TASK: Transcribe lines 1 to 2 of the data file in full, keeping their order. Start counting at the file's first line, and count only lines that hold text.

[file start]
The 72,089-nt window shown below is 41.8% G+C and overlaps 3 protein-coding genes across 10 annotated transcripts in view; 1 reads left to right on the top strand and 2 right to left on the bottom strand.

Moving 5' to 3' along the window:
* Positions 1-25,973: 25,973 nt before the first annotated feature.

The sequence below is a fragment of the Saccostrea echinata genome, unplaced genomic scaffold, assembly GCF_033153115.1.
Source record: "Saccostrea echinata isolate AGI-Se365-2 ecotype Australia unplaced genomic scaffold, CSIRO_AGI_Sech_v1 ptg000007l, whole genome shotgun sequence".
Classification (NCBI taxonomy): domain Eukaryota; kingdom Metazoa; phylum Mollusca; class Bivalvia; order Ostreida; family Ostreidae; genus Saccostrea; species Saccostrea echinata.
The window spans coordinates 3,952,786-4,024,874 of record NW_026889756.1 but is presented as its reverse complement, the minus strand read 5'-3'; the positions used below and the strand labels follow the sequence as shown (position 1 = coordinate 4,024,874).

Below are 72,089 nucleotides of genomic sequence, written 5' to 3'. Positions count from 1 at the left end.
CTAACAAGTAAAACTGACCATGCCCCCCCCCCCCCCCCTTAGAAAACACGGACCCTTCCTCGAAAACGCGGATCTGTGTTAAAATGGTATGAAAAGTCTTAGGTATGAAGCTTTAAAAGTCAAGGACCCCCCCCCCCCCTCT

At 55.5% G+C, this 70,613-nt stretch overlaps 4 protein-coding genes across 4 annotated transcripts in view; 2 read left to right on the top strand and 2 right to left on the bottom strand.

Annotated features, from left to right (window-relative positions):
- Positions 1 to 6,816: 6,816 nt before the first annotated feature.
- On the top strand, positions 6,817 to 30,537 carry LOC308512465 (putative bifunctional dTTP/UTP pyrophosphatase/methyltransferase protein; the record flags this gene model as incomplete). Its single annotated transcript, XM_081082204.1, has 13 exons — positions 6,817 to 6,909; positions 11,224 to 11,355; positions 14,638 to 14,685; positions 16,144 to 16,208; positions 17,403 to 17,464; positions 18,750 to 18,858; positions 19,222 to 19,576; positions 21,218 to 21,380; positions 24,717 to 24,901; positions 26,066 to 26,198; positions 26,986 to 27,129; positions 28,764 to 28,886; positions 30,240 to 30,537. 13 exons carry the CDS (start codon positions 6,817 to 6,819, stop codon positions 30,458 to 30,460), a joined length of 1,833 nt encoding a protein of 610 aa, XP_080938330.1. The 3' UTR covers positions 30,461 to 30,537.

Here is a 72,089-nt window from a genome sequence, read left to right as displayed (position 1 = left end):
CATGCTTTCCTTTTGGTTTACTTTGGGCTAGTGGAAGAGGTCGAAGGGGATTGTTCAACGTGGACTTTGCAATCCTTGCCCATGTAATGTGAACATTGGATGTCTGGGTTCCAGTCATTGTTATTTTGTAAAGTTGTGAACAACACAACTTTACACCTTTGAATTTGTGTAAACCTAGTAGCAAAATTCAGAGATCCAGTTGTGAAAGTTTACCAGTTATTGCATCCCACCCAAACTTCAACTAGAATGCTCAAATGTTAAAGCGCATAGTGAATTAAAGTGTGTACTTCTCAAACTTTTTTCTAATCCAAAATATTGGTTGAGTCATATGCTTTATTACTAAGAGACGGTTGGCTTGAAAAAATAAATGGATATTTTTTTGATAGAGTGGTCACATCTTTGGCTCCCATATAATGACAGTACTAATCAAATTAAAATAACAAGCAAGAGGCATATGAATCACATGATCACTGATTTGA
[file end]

The 72,089-nt window shown below is 41.8% G+C and overlaps 3 protein-coding genes across 10 annotated transcripts in view; 1 reads left to right on the top strand and 2 right to left on the bottom strand.

Moving 5' to 3' along the window: